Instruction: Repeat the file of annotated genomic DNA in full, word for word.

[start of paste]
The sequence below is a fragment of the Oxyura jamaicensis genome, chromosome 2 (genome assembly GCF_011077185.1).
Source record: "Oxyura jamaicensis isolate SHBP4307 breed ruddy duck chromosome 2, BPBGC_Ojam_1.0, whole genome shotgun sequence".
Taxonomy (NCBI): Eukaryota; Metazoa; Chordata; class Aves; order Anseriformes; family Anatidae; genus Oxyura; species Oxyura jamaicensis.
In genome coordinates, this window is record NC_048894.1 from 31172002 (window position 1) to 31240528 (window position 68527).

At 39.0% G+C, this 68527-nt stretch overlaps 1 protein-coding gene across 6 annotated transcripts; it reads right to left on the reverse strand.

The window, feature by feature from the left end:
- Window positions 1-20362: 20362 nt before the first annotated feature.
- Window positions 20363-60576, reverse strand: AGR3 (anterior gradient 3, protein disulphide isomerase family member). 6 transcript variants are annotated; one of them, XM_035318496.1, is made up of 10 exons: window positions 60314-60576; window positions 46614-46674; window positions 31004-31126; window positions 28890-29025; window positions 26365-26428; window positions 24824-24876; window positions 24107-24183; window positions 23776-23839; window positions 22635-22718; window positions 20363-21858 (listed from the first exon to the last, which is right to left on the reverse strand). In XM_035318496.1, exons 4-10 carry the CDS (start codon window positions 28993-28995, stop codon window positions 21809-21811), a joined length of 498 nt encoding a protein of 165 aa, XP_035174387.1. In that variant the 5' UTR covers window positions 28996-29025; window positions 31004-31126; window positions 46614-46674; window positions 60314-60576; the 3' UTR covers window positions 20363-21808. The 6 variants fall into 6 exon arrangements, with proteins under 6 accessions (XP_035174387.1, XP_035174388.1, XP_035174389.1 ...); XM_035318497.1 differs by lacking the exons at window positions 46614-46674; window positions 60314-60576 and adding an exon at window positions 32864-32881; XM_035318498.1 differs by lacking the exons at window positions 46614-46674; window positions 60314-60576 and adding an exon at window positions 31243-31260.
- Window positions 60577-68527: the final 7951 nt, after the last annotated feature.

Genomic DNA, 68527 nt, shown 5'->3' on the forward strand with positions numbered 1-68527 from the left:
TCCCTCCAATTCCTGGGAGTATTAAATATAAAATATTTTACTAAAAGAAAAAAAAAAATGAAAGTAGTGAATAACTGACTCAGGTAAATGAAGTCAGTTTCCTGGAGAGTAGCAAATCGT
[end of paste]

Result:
The sequence below is a fragment of the Oxyura jamaicensis genome, chromosome 2 (genome assembly GCF_011077185.1).
Source record: "Oxyura jamaicensis isolate SHBP4307 breed ruddy duck chromosome 2, BPBGC_Ojam_1.0, whole genome shotgun sequence".
Taxonomy (NCBI): Eukaryota; Metazoa; Chordata; class Aves; order Anseriformes; family Anatidae; genus Oxyura; species Oxyura jamaicensis.
In genome coordinates, this window is record NC_048894.1 from 31172002 (window position 1) to 31240528 (window position 68527).

At 39.0% G+C, this 68527-nt stretch overlaps 1 protein-coding gene across 6 annotated transcripts; it reads right to left on the reverse strand.

The window, feature by feature from the left end:
- Window positions 1-20362: 20362 nt before the first annotated feature.
- Window positions 20363-60576, reverse strand: AGR3 (anterior gradient 3, protein disulphide isomerase family member). 6 transcript variants are annotated; one of them, XM_035318496.1, is made up of 10 exons: window positions 60314-60576; window positions 46614-46674; window positions 31004-31126; window positions 28890-29025; window positions 26365-26428; window positions 24824-24876; window positions 24107-24183; window positions 23776-23839; window positions 22635-22718; window positions 20363-21858 (listed from the first exon to the last, which is right to left on the reverse strand). In XM_035318496.1, exons 4-10 carry the CDS (start codon window positions 28993-28995, stop codon window positions 21809-21811), a joined length of 498 nt encoding a protein of 165 aa, XP_035174387.1. In that variant the 5' UTR covers window positions 28996-29025; window positions 31004-31126; window positions 46614-46674; window positions 60314-60576; the 3' UTR covers window positions 20363-21808. The 6 variants fall into 6 exon arrangements, with proteins under 6 accessions (XP_035174387.1, XP_035174388.1, XP_035174389.1 ...); XM_035318497.1 differs by lacking the exons at window positions 46614-46674; window positions 60314-60576 and adding an exon at window positions 32864-32881; XM_035318498.1 differs by lacking the exons at window positions 46614-46674; window positions 60314-60576 and adding an exon at window positions 31243-31260.
- Window positions 60577-68527: the final 7951 nt, after the last annotated feature.

Genomic DNA, 68527 nt, shown 5'->3' on the forward strand with positions numbered 1-68527 from the left:
TCCCTCCAATTCCTGGGAGTATTAAATATAAAATATTTTACTAAAAGAAAAAAAAAAATGAAAGTAGTGAATAACTGACTCAGGTAAATGAAGTCAGTTTCCTGGAGAGTAGCAAATCGT